US Providing $300 Million in New Ukraine Military Aid

pentagon — The United States is providing a new round of military aid for Ukraine valued at up to $300 million, the first such announcement since late December, in what defense officials have called an “ad hoc” package made possible through U.S. Army procurement savings.

National Security Advisor Jake Sullivan announced the 55th presidential drawdown authority (PDA) package at the White House on Tuesday and said it would include artillery rounds and munitions for HIMARS, weapons desperately needed on the Ukrainian front lines where shortages abound.

The funding for this package came from savings garnered in “multiple contract actions over multiple months” where the Army was able to “buy things at a better price” than initially budgeted, according to senior defense officials who spoke to reporters on conditional of anonymity ahead of the White House announcement.

“This is a bit of an ad hoc or one-time shot. We don’t know if or when future savings will come in, and we certainly can’t count on this as a way of doing business,” one of the senior defense officials said.

In one example provided by the officials, the Army had initially estimated the cost of 25 mm rounds at $130 but was able to negotiate the price down to $93.

The savings were then placed back into the U.S. funding pot for Ukraine aid, a process that has happened several times but wasn’t considered as newsworthy during those times because the fund wasn’t “broke” before, according to defense officials.

$10 billion shortfall

The aid package comes despite a Pentagon funding shortfall of about $10 billion for U.S. military weapons needed to replace those already sent to Ukraine, a shortfall that requires additional money from Congress to fix, according to top defense officials.

“We don’t foresee a likely alternative outside of the supplemental funding [bill] or having that money added into an appropriations bill in order to achieve the replenishment that we need,” Deputy Secretary of Defense Kathleen Hicks told reporters on Monday.

Pentagon officials expected to get the funding to replenish those stocks in a supplemental request from the Biden administration, which included billions of additional dollars in aid for Ukraine, Israel and Taiwan. However, Congress has yet to pass a supplemental aid bill because of arguments on spending and U.S. border security.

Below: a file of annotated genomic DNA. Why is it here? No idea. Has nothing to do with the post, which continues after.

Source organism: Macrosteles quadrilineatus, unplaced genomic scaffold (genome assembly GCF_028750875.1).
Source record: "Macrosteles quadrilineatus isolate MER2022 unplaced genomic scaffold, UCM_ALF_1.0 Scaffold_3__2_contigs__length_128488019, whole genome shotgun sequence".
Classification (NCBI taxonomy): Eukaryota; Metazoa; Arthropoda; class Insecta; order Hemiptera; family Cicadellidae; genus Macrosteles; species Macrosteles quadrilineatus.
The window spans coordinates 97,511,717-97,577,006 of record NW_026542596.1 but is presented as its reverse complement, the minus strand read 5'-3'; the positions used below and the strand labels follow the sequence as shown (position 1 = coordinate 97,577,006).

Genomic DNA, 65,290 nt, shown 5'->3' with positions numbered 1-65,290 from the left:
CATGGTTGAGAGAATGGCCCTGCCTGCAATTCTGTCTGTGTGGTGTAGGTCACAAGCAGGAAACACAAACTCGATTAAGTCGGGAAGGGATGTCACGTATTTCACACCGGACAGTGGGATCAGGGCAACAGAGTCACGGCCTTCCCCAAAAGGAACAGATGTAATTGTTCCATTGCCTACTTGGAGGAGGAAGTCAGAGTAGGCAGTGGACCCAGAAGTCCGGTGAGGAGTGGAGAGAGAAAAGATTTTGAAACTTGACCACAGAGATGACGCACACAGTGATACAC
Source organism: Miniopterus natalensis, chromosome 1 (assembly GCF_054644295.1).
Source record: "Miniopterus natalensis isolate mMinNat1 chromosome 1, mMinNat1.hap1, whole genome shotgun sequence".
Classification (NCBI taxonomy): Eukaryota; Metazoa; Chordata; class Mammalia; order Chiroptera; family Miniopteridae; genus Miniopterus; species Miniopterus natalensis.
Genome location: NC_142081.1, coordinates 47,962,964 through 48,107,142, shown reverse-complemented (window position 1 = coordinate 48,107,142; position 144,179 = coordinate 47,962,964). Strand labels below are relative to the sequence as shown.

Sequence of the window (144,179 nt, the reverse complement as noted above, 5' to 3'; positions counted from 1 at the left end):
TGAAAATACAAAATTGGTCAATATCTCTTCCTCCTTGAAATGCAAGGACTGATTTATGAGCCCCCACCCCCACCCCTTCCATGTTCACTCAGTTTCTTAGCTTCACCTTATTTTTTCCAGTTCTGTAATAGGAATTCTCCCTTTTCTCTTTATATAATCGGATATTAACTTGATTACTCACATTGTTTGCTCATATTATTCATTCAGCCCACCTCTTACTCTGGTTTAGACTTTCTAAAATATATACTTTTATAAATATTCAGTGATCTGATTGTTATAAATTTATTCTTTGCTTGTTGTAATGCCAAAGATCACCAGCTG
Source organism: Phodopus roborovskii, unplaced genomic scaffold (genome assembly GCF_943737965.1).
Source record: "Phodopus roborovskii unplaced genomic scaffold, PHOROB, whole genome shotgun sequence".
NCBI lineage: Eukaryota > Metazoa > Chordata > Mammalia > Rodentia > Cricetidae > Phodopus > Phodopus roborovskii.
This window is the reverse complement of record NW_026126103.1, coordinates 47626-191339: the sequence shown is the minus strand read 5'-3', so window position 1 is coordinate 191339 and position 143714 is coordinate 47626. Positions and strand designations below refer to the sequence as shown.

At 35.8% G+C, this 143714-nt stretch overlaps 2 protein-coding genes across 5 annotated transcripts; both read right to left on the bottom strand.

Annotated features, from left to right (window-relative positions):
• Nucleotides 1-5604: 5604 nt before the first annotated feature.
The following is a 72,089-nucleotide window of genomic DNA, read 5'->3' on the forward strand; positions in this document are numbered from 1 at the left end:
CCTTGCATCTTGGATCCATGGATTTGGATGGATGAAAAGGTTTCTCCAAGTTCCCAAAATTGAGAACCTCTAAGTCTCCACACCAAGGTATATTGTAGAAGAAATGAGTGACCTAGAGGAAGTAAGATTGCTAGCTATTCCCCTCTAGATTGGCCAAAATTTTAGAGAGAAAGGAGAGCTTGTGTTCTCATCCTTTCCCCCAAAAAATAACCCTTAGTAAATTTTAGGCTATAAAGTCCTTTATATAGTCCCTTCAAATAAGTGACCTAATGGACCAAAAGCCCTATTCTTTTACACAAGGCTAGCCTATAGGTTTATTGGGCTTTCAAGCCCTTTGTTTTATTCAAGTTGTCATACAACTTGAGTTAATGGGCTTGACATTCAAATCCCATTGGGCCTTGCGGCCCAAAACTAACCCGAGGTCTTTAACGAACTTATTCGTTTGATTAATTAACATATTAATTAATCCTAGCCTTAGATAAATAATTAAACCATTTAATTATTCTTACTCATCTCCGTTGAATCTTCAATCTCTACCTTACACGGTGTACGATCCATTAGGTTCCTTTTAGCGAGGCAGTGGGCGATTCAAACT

Because it has been 15 months since Congress last approved money to help Ukraine, defense officials say Secretary of Defense Lloyd Austin has expressed concerns about any future drawdowns.

The department still has about $4 billion in authority to send weapons to Ukraine, but there is no congressionally approved money left to replenish the Pentagon’s weapons stockpiles.

“We have the ability to move funds out of our stocks, but without the ability to replenish them, we are putting our own readiness at some risks,” according to one senior defense official.

The $10 billion shortfall is tied to the way the Pentagon has accounted for the aid sent to Ukraine. Last June, the Pentagon said it overestimated the value of weapons sent to Ukraine by about $6.2 billion over the past two years.

When calculating its aid package estimates, the Department of Defense was counting the cost incurred to replace the weapons given to Ukraine, while it said it should have been totaling the cost of the systems actually sent, officials told VOA at the time.

The error provided the Pentagon the legal cover needed to send more aid to Ukraine, but the problem remained that more funds would be needed to replenish U.S. military stockpiles with newer, costlier weapons.

Asked by VOA why the Pentagon was willing to use its savings to send more aid for Ukraine but was not willing to dip into this the $4 billion of remaining presidential drawdown authority, one of the senior defense officials told reporters that “the lack of clarity” from Congress on whether they will approve additional aid makes the Pentagon “very reluctant to dig the hole deeper.”

“In this case, we are not digging the hole deeper. We’re staying even, while recognizing that Ukraine is in a very tough spot this moment,” the defense official added.

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